I am able to ignore the struggles of minorities. Once I was scrolling through social media and saw an article about a black man being gun downed by police. It had been a long and tiring day so I scrolled past it without thinking twice. Later, however, I thought about how if I was an African American I would not be ble to just look the other way and scroll past. That article is not just an article; it is a snapshot of life as a black man. My whiteness is an identity and that tends to get forgotten in the United States since it is seen as the default or “normal” race.

In an article, White Privilege and Male Privilege, Peggy Mclntosh writes “I did not have to educate our children to be aware of systematic racism for their own daily physical protection. ” (Mclntosh, 1989, p. 89) This issue has come up again in the main news outlets with protesters and the emersion of the Black Lives Matter movement. As a white woman this is omething I will never experience or could even imagine. I will never have to sit my children down and talk to them about racism in police forces or even systematic racism. I have that privilege of knowing that I will be protected by authority.

My hair style, hair color, smell, or body shape will never be attributed to my race. If I apply for a job, I will never have to worry if my name is presumed to be a certain race and therefore not taken seriously. My race or ethnicity will never make people wonder if I am a legal citizen of the United States or not. My racial privilege not only gives me a leg up in the world, but also I am not always ware of my own racial identity. I am able to walk outside without thinking”l am white” and the consequences of it. Not only am I privileged in my race, but I am also privileged in my class status and my abled status.

I was born into an upper middle class household. From middle school I knew I was going to college and I never had to worry about how I was going to pay for it. Now that I am in college I am even more aware of how my class status has privileged me. I do not have a job because my family is able to pay for my bills, my college tuition, and my food needs. This allows me to focus on my studies and ives me more time to study and excel at school. One thing that made me more aware of my class status privilege was seeing my long term boyfriend struggle to pay for his college.

He worked long hours at a job he disliked just to make his bills and college tuition. This gave him less time to study, unlike me. I will always have that financial cushion of my class; knowing I can always ask my family for money. I never had to worry if I would get made fun of for my clothes being out of style or tattered. This is privilege rarely spoken in society where class and money is a taboo subject. However, they must be mentioned. For one it is easier for me to be upper middle class due to my race and no one wants to talk about the poor unless it is to stereotype them.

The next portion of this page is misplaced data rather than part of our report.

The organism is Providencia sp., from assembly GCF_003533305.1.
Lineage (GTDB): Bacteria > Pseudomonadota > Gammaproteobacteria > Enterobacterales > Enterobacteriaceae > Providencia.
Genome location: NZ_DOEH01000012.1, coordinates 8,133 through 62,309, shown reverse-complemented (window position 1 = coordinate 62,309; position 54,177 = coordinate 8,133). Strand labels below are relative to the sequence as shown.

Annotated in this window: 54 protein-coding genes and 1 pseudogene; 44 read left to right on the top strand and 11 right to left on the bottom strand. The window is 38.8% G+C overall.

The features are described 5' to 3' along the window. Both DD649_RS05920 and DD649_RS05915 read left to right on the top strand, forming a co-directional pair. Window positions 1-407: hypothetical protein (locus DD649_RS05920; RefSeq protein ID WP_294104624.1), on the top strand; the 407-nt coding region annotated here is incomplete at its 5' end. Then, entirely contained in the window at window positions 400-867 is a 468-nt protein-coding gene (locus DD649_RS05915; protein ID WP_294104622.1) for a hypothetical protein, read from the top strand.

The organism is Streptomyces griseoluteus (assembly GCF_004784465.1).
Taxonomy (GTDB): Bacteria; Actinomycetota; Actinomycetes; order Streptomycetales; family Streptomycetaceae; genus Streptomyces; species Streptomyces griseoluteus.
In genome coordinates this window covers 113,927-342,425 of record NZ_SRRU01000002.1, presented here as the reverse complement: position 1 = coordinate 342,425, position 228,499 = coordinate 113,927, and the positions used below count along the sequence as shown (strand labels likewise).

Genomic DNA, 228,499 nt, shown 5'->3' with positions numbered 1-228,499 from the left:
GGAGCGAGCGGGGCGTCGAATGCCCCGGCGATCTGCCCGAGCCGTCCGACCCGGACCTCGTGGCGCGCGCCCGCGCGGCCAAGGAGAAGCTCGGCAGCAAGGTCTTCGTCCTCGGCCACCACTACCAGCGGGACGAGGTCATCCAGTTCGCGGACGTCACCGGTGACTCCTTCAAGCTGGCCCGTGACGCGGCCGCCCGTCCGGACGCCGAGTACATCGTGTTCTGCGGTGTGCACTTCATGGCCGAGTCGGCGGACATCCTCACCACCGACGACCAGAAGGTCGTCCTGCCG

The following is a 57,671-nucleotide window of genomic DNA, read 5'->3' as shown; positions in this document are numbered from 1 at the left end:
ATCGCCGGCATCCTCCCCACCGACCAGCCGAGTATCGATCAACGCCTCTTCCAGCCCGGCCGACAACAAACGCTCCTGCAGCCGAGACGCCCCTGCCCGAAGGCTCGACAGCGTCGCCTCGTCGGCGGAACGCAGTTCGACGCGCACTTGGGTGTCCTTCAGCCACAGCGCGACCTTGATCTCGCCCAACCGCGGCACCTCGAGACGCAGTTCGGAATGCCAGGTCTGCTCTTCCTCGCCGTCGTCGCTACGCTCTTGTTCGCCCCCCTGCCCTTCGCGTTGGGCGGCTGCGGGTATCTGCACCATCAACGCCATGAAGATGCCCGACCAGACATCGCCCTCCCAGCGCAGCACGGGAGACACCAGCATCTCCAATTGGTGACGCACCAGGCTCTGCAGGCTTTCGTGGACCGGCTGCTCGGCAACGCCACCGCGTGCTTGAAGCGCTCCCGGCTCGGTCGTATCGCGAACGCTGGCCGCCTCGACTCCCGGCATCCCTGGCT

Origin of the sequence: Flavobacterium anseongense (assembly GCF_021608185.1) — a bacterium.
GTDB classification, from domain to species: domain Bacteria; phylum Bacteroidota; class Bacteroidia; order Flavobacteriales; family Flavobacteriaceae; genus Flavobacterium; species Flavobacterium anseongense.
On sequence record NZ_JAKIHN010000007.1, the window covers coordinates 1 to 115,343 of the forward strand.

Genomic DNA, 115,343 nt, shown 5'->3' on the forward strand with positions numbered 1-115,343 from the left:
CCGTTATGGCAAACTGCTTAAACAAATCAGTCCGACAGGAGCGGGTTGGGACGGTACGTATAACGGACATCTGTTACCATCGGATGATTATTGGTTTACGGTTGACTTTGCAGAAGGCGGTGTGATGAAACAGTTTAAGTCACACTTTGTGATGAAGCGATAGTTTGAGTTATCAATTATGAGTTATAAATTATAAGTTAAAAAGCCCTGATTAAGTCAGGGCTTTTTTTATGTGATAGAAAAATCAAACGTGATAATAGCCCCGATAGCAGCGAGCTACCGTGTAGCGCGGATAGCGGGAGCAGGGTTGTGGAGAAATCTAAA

As a society we call the lower class “white trash”, “ghetto”, and use adjectives like “classy” in positive contexts. Classism is very real and ties into other systems of privilege like race and gender. Additionally I am privileged as being able bodied. Disabled people in our society are seen as asexual, incomplete, sad, and in constant need of help. We exclude then and alienate them. As a result we have created a world for abled men which only isolated disabled people more. Our society sees disability, for lack of a better word, as a horrible thing to be avoided at all costs.

We stigmatize disability, ignore the person, and see them as their disability. This is an issue that is very close to me. My mother was diagnosed with multiple sclerosis when I was child and as I got older her illness affected her more and more. I do not want to go into the details, but she committed suicide two years ago. Right before she died she was having trouble going up the stairs, could barely sleep because of the pain, and took multiple naps every day. She never wanted to be disabled and lways saw it as a burden on her family.

After she died I found out that prognosis showed she was going to be paralyzed on her left side in less than two years. I wish society would not label disability as such a hated thing and provide better access for disabled people. Recognizing privilege is essential to creating a more “equal” society. Privilege goes beyond everyday slurs; it runs deep. Privilege is embedded in every aspect of society from the political to the domestic. Being able to recognize the ways in which your identities give you a step up (or step down) allow you to have more realistic view of the world.

It allows you to let go to stereotypes and ignorant prejudice. Since I have been able to see how the world may favor me has allowed me to dig deeper in injustices and the ways in which society favor some over others. My identities fall both in the normal category and the not normal category. My identities intersect one another and in some aspects I experience privilege, but it others I am dis- privileged. However, my identities are not separate identities. They intersect and overlap each other. I am not white and a woman, but I am a white woman. Identities are also not necessarily stable entities, but they flux and change over time.